That got your attention. It isn’t true—or, at least we don’t know if it’s true. Antibiotics probably don’t make you fat. But stay with me. A study published in Science Translational Medicine reports that the weight loss after a particular type of bariatric surgery (that’s surgery to remodel the stomach and intestine) called Roux-en-Y is only partially accounted for by the remodeling itself. Some non-trivial amount is due to replacement of the intestinal bacterial flora with a different mix of bacteria that are “skinny bacteria,” as opposed to the “fat bacteria” that populated the same areas pre-surgery.
The experiment involved bacteria-free fat mice, which were given post-surgery flora from mice that had undergone Roux-en-Y bariatric surgery. The mice with the replaced flora but without surgery lost significant amounts of weight.
So you see where I’m going with this. The most direct translation (if the finding holds true in humans) is that overweight people can be “transfused” with bacteria from skinny people But suppose we could show that it’s the skinny bacteria whose numbers decline more after an antibiotic course than fat bacteria. Then we could tell people that antibiotics are making them (and their children) fat, and that they shouldn’t take antibiotics when they don’t need them, e.g., for the common cold and most other upper respiratory coughs and sniffles.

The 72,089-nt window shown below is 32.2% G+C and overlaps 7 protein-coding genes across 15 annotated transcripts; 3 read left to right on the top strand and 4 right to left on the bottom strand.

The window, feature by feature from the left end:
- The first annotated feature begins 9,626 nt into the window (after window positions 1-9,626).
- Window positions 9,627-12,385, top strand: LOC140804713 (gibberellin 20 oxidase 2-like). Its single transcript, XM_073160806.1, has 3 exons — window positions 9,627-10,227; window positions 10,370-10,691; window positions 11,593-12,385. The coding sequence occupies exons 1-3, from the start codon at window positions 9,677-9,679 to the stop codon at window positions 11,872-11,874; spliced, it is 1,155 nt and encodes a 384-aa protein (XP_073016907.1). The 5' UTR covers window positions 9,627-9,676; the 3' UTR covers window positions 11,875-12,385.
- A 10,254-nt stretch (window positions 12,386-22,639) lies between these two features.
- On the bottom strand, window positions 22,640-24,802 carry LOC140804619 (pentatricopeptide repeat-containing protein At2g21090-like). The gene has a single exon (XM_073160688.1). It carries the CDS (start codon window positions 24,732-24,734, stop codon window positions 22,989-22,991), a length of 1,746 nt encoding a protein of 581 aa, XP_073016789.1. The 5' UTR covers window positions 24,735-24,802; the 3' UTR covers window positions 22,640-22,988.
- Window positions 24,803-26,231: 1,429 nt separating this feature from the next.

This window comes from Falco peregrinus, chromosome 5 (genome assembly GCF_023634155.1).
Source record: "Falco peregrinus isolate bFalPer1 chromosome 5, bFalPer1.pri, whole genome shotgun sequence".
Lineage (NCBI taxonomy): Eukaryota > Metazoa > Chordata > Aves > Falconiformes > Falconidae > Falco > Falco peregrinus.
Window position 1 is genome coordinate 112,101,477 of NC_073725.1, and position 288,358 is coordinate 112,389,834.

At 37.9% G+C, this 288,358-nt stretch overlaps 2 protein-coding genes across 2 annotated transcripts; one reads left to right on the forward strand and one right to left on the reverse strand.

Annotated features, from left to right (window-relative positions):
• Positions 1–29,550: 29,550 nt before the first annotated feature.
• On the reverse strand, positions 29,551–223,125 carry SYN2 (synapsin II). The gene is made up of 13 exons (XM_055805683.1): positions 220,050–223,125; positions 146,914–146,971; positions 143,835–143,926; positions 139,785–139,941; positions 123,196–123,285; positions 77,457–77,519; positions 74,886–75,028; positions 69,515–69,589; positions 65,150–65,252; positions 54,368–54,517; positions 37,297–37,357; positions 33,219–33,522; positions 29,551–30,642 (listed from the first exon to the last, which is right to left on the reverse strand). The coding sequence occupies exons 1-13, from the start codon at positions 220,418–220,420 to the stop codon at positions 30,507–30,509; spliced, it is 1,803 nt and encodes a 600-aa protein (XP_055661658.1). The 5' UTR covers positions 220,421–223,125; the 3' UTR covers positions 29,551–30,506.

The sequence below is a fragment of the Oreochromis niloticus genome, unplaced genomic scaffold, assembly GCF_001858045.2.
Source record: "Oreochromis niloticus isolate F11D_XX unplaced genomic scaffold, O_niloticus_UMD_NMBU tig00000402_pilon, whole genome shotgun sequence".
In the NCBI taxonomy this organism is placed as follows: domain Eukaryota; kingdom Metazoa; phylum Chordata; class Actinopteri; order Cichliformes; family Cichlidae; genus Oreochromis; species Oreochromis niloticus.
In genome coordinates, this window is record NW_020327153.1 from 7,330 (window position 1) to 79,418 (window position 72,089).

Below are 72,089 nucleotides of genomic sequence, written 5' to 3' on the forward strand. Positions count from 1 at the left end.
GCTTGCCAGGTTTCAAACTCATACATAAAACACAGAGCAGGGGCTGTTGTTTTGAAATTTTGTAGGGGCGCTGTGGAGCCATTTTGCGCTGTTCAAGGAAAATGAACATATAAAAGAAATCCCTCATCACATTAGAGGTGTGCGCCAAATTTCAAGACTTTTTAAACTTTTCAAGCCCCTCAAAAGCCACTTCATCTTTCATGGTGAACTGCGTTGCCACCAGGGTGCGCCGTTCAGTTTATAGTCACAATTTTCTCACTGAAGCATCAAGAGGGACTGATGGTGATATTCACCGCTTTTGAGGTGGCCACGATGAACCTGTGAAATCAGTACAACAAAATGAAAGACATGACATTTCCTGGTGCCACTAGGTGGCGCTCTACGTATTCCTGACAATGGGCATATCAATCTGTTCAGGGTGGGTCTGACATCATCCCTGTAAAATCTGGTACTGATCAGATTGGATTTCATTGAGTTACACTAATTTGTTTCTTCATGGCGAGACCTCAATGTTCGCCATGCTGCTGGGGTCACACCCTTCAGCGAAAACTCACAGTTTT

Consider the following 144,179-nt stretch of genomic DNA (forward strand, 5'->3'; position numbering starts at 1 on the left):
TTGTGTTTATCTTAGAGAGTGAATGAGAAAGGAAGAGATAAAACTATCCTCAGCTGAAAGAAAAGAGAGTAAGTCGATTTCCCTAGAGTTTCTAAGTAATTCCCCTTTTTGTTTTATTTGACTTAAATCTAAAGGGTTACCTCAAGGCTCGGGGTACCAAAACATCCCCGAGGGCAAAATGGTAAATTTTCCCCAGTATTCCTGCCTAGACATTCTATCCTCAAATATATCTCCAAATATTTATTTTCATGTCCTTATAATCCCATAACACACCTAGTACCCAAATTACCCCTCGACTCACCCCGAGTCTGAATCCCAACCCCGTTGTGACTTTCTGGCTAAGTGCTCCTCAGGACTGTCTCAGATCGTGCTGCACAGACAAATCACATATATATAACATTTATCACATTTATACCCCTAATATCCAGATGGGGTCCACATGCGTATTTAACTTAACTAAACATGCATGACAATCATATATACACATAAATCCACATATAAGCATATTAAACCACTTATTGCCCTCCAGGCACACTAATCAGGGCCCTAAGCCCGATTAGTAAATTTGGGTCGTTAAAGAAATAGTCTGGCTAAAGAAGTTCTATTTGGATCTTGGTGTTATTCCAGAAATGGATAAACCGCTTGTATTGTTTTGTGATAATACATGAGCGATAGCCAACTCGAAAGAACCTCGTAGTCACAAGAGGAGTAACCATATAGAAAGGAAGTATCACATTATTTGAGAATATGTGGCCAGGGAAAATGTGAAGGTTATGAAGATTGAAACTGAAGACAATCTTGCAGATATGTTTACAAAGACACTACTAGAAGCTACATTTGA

What I’m getting at is that we need incentives to stop the overuse of antibiotics. If the consequences were as direct as getting fat—or at least perceived as such—motivating people to change their behavior would be a snap. There are real consequences to antibiotic use, but for the most part they accrue to society and posterity. They aren’t immediate and they aren’t to the individual. Sure, some people have allergic reactions, some serious. And people can catch antibiotic resistant infections - everyone’s read a news story about a victim of MRSA (methicillin-resistance Staphylococcus aureus) even if they don’t know one personally - but it hasn’t happened to most.
If we could honestly say that taking antibiotics contributes to obesity it might have the effect of dissuading people from taking them even when they’re needed, and that wouldn’t be good. But it would certainly cut down on using them when not needed—or “just in case.” The point is that we don’t currently have convincing arguments that would allow the right balance to be struck: antibiotics when needed and not when clearly not needed.
Back to you, dear reader. Your turn to propose an idea: what message do you think could stop people from overusing antibiotics? And of course, the message has to be true. We can’t lie - antibiotics probably don’t make you fat.